Failing to maintain a balance between rib and wall thickness can be a problem. If the rib is too high relative to the thickness of the wall, sink marks may occur.
How to Prevent Injection Molding Sink Lines
Thankfully, manufacturers can use several techniques to prevent the formation of injection molding sink marks.
Adjust Pack and Hold Times
Pack and hold pressures are one of the most common causes of sink marks. Increasing the pack and hold pressure in the cycle may help to increase the amount of material sent to the thicker sections of the mold. Getting enough material into these areas with enough pressure ensures the material’s molecules don’t pull on themselves and get rid of the sink lines.
Change Melt Temperature
Ensure the melt temperature is within the material manufacturer’s recommended range. If the temperature is too high, the melt takes longer to cool, and sink marks can form.
Adapt the Mold Design
Ideally, all areas of the mold should allow for the creation of a part with nominal wall thickness. However, this isn’t always possible if a part needs thicker walls. In these cases, creating multiple thinner sections in the thick area or coring out the thick wall can solve sink mark issues.
Corners are also a problem with injection molding. Rounding the inner and outer corners prevents increased thickness from occurring due to the joining of two walls.
Avoid Excessive Mold Temperatures
If a mold’s temperature is too high, the gate may take longer to seal. As mentioned, a gate that doesn’t seal presents an opportunity for melt to exit the mold, increasing the possibility of sink marks. Manufacturers can contact the material manufacturer to discover the ideal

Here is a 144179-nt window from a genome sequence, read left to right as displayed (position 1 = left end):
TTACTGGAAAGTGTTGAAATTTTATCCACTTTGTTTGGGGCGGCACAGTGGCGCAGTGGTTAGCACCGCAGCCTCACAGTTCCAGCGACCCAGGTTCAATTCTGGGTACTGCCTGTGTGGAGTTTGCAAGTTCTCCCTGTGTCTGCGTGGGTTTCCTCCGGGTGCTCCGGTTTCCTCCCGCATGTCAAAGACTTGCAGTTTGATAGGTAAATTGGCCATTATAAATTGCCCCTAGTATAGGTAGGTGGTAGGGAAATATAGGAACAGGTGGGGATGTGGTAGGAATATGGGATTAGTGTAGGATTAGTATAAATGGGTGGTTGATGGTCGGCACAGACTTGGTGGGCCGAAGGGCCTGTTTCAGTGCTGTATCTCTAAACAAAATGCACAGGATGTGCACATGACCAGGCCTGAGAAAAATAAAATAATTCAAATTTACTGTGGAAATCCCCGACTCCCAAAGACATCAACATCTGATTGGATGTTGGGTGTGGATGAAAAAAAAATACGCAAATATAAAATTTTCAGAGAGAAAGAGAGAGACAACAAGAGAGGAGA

mold temperature range they should abide by.
Balance Rib and Wall Thickness
Melt follows the path of least resistance, meaning it will fill the thicker wall sections before moving to thinner rib sections. The thicker wall sections cool faster, causing sink marks to form if the rib sections are too high. Avoid making a rib height that is more than three times the thickness of a part’s wall. The following diagram demonstrates how this can occur:
Use the Seven Degree Rule
Implement a seven-degree slope at the base of any ribs built into the part’s design. This allows the mold to pack the melt more uniformly, thus preventing surface blemishes link sink marks.
Adjust the Boss Design
Bosses are reinforced posts that hold screws or inserts. Incorrect boss design can lead to sink marks because each boss represents additional mass. Following these steps ensures proper boss design:
Make the boss’s wall thickness equal to the hole’s inner diameter
Use the seven-degree rule at the base of the boss
Don’t place bosses directly against outer wall sections
Conduct a Thickness Analysis
In their study Visualization of potential sink marks using thickness analysis of finely tessellated solid model, Masatomo, I, et al, proposed an interesting method of extracting sink marks from a part’s surface.
Using finely tessellated polyhedral models of the part, the researchers found that the amount of shrinkage likely to occur is proportional to the part’s thickness. Using the sphere method, they calculated the thickness of the polygons in the tessellated model, allowing them to extract sink marks. The study is found at the above link and may represent a novel way to counter sink marks.
Use External Gas-Assisted Injection Molding
External gas-assisted injection molding (EGAIM) is often used to reduce sink marks in amorphous polymer parts. However, Sheofei, J, et al, discovered that it can also be used when working with crystalline polymers in their study Reducing the Sink Marks of a Crystalline Polymer Using External Gas-Assisted Injection Molding.
Prevent Sink Marks
Injection molding sink marks are visual defects that affect a part’s aesthetic and structural qualities. By taking steps to remedy the issues causing these marks, manufacturers make products that offer greater commercial viability and increased quality.